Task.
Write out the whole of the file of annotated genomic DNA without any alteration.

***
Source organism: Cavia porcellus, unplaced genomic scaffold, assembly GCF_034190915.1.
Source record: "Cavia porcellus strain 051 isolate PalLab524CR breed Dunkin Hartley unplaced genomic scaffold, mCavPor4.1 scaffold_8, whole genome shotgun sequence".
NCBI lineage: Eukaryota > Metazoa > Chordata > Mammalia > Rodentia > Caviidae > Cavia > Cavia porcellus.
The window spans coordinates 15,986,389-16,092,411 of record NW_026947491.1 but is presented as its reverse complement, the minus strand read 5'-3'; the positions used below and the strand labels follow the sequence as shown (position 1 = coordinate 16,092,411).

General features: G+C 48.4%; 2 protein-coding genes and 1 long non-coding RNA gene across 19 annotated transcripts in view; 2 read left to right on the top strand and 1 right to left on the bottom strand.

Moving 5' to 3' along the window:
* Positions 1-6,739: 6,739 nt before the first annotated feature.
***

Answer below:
Source organism: Cavia porcellus, unplaced genomic scaffold, assembly GCF_034190915.1.
Source record: "Cavia porcellus strain 051 isolate PalLab524CR breed Dunkin Hartley unplaced genomic scaffold, mCavPor4.1 scaffold_8, whole genome shotgun sequence".
NCBI lineage: Eukaryota > Metazoa > Chordata > Mammalia > Rodentia > Caviidae > Cavia > Cavia porcellus.
The window spans coordinates 15,986,389-16,092,411 of record NW_026947491.1 but is presented as its reverse complement, the minus strand read 5'-3'; the positions used below and the strand labels follow the sequence as shown (position 1 = coordinate 16,092,411).

General features: G+C 48.4%; 2 protein-coding genes and 1 long non-coding RNA gene across 19 annotated transcripts in view; 2 read left to right on the top strand and 1 right to left on the bottom strand.

Moving 5' to 3' along the window:
* Positions 1-6,739: 6,739 nt before the first annotated feature.